There's a lot of Police Radio history in Dade County.
I would really like to have more information about Police Radio in Dade County. I've heard that in the early years, WQAM broadcasted one-way radio calls to officers. Later, 39 MHz radios were used to communicate back to the police station.
Which years was this method used? What was in use in the 1950s, 60s?
Up until maybe the 1970's, there were 4 VHF channels. I remember Motorola mobiles, Comco handhelds, then Motorola. I think the base stations were GE Mastr Pros, then Mastr 2, then Motorola. In the late 1990's, the County installed an GE/Ericson EDACS 800 MHz Trunking system. For a short time before that, some areas were converted to conventional Motorola 800 MHz radios as an interim measure.
I heard that Coral Gables had one of the nation's first repeater systems. That way, all officers could hear each other. Anyone have pictures? History?
Here's some great information from Mark A. Cobbeldick [KB4CVN]
From there, they expanded adding in: Airport, MidSouth, MidWest, Municipal,
North East, Headquarters and others before migrating to 800 MHz. They also had a
bunch of simplex tactical channels, some of which encrypted. Their Motorola MX
radios were a custom model, built to accommodate the close channel spacing they
In the late 1970's they added a repeater using an input frequency of 156.090 MHz. (Dade County was using repeaters with 154/155 outputs and 158/159 inputs at the time.) In a later move, CGPD changed their repeater pairing and swapped the input/output frequencies: 156.090 out/158.790 in, which allowed them to be able to use the County's mutual aid repeater!
Coral Gables also had a "super secret" uhf repeater on the air for detective use: KDL-472. It used 470.8625 with an input up 3 MHz. In the days prior to Police Call books and Tom Kneitel's frequency sheets, to find this channel I had to go downtown and research the FCC's microfiche records. Not something most people would do.
The FCC Engineer in Charge (EIC) at the time was Jack May, who was real
"funny" about just who viewed the database. The first time I went down
there to look-up info was back in the early 1970's. He did not what to let me
see anything at the time. But when I complained about this being a public
record, he relented. But his secretary also viewed anything I took notes on and
got my name/address information to inform the licensee that I was researching
their license data. The first trip was to look at Florida
ROBERT / JASON: Any historical data you can add to this?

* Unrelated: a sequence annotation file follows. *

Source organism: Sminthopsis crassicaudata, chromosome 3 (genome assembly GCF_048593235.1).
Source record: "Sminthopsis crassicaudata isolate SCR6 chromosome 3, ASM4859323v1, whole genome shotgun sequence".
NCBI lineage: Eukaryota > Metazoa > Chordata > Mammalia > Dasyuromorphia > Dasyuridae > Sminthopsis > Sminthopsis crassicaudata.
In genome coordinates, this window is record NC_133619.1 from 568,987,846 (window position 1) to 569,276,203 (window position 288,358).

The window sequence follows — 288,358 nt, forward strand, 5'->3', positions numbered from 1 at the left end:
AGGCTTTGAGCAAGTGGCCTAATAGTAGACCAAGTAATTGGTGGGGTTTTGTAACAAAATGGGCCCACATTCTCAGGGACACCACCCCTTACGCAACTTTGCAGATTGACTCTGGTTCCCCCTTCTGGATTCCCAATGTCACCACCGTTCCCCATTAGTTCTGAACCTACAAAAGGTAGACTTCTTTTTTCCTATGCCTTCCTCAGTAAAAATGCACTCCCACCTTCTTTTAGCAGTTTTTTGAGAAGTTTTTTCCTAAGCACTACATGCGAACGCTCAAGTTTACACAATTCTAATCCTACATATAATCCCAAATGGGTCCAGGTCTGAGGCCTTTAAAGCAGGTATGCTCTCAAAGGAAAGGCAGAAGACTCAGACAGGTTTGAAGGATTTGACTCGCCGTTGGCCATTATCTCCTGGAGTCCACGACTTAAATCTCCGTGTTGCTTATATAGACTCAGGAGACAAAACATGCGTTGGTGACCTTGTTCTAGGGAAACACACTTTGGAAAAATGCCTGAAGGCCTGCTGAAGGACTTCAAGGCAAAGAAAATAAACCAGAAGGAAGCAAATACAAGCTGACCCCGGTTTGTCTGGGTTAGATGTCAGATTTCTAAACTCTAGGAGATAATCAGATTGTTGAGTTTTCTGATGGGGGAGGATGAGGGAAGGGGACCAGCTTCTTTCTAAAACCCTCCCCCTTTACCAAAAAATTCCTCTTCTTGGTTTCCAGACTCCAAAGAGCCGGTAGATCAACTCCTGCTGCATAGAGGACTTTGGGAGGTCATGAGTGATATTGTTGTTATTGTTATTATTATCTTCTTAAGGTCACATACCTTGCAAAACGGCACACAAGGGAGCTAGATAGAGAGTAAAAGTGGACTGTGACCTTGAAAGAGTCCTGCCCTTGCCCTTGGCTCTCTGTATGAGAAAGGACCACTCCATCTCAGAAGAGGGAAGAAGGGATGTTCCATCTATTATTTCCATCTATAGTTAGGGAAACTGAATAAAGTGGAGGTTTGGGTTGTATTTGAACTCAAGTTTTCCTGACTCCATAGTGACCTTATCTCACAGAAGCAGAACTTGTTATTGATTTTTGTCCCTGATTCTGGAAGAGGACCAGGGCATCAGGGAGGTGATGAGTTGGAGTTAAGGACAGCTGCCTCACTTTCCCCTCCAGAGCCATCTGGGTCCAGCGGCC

Thanks Mark, I added this to the web page.
I think I remember Jack May's secretary. Had to face them all when I went to take the test for my 3rd phone. I remember one I called bee-hive head. I also visited the microfiche a few times. Ah, the old days.
I saw Jack May again a couple years ago at a FARC meeting. It was nice to shake the hand of the guy who signed my first license. He has since passed on... his obit from the Dade Radio Club where he was a member also:
Jack May W4AZO - Silent Key
From: "Robert Wyman" added 1/15/04
The very first Dade County system used good ole 37.12 and 37.18 as the Dade County Sheriff's "Road Patrol" channel (north and south) and 33.72 as the Fire Brigade channel....and the Fire Brigade was a part of the "Public Safety Department" also managed by the County Sheriff under the authority of the County Administrator. These channels were in tube-type mobile radios. Remember the TV show "Highway Patrol" with Broderick Crawford? That's the radio.
37.12 became the Public Works Dept. survey crew channel and 37.18 became the Office of Civil Defense "Plectron" channel. 33.72 was retired from service but maintained as an active license for decades. Rumor has it that it was used for simplex tactical and "private" comms by the Fire Department staff members in charge of special operations...I can't recall the staff guy's name right now, but he's been there forever and he's been at the forefront of high tech gear. I think he just retired too. His unit evolved into today's T-Comm unit (Tactical Communications Group).
The first VHF radios had four channels for the Sheriff...now called the Dade County Public Safety Department but still run by Sheriff E. Wilson Purdy...labeled "A" thru "D." As a slight variation to what Mark said, the new channels were north, central, south and records...A, B, C, and D. The name "Channel D" stuck because such channels were not yet referred to as "records." Agencies around the country had different names, including "Wants and Warrants" or "Offender Information" or even "Auxiliary" or "Courthouse" or similar titles. "Car to Car" may have been used, but I think that term came along later too. The patrol units usually had to go thru the dispatcher for everything, and in those days the car-to-car function was accomplished on the dispatch channels since traffic was light. No need for a separate frequency. I was once told that the last version of LOW BAND radios actually started the A thru D channel plan, but I never found any more than 3 low band freqs ever licensed to Dade County. That point remains a slight mystery.
But, there's no doubt that VHF started with 4 channels. As I recall, the next round of upgrades brought in the Hospital Net, Intercity, and Command (later called Headquarters). Only Command was added to the patrol channel plan. Intercity and Hospital Net were for the dispatchers only...it was a decade or more before they appeared in mobile radios during the very last upgrade prior to 800 MHz.
The next upgrade included the first ComCo handheld bricks with North, Central, Command/West, South, and "Records and Information"...Channel "D." The system operated for years like that. There may have been more channels in the handhelds...maybe Gables or something...not sure. Wade, any recollection?